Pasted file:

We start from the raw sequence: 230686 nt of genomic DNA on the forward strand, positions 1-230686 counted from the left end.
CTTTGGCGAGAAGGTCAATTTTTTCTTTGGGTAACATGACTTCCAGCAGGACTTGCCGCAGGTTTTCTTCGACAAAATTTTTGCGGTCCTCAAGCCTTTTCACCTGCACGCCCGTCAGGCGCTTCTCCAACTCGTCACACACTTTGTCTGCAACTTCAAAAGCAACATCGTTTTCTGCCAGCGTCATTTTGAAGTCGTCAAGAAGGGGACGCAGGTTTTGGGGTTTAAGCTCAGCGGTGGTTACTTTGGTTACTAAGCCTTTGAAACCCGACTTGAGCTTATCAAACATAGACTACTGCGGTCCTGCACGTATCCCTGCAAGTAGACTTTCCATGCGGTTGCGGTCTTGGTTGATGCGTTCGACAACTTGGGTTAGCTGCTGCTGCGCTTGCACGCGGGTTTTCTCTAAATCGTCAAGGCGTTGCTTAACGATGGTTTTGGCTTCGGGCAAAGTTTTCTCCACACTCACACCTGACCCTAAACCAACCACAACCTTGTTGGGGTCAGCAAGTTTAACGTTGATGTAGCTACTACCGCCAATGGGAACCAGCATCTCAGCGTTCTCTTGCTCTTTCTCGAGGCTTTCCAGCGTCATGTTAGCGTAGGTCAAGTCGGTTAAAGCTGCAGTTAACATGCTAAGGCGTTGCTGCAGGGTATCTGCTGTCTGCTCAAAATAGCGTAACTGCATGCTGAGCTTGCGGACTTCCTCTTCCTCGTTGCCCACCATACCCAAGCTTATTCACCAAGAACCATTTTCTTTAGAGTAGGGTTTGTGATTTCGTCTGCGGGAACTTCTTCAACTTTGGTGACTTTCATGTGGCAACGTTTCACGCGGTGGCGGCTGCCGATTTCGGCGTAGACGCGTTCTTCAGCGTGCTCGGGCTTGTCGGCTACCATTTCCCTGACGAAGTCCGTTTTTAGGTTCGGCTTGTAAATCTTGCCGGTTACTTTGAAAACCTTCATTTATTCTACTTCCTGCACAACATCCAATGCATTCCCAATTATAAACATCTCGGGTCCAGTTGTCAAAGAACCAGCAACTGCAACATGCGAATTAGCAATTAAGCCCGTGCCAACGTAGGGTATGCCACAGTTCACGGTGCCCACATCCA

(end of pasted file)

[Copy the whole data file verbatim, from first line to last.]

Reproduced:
We start from the raw sequence: 230686 nt of genomic DNA on the forward strand, positions 1-230686 counted from the left end.
CTTTGGCGAGAAGGTCAATTTTTTCTTTGGGTAACATGACTTCCAGCAGGACTTGCCGCAGGTTTTCTTCGACAAAATTTTTGCGGTCCTCAAGCCTTTTCACCTGCACGCCCGTCAGGCGCTTCTCCAACTCGTCACACACTTTGTCTGCAACTTCAAAAGCAACATCGTTTTCTGCCAGCGTCATTTTGAAGTCGTCAAGAAGGGGACGCAGGTTTTGGGGTTTAAGCTCAGCGGTGGTTACTTTGGTTACTAAGCCTTTGAAACCCGACTTGAGCTTATCAAACATAGACTACTGCGGTCCTGCACGTATCCCTGCAAGTAGACTTTCCATGCGGTTGCGGTCTTGGTTGATGCGTTCGACAACTTGGGTTAGCTGCTGCTGCGCTTGCACGCGGGTTTTCTCTAAATCGTCAAGGCGTTGCTTAACGATGGTTTTGGCTTCGGGCAAAGTTTTCTCCACACTCACACCTGACCCTAAACCAACCACAACCTTGTTGGGGTCAGCAAGTTTAACGTTGATGTAGCTACTACCGCCAATGGGAACCAGCATCTCAGCGTTCTCTTGCTCTTTCTCGAGGCTTTCCAGCGTCATGTTAGCGTAGGTCAAGTCGGTTAAAGCTGCAGTTAACATGCTAAGGCGTTGCTGCAGGGTATCTGCTGTCTGCTCAAAATAGCGTAACTGCATGCTGAGCTTGCGGACTTCCTCTTCCTCGTTGCCCACCATACCCAAGCTTATTCACCAAGAACCATTTTCTTTAGAGTAGGGTTTGTGATTTCGTCTGCGGGAACTTCTTCAACTTTGGTGACTTTCATGTGGCAACGTTTCACGCGGTGGCGGCTGCCGATTTCGGCGTAGACGCGTTCTTCAGCGTGCTCGGGCTTGTCGGCTACCATTTCCCTGACGAAGTCCGTTTTTAGGTTCGGCTTGTAAATCTTGCCGGTTACTTTGAAAACCTTCATTTATTCTACTTCCTGCACAACATCCAATGCATTCCCAATTATAAACATCTCGGGTCCAGTTGTCAAAGAACCAGCAACTGCAACATGCGAATTAGCAATTAAGCCCGTGCCAACGTAGGGTATGCCACAGTTCACGGTGCCCACATCCA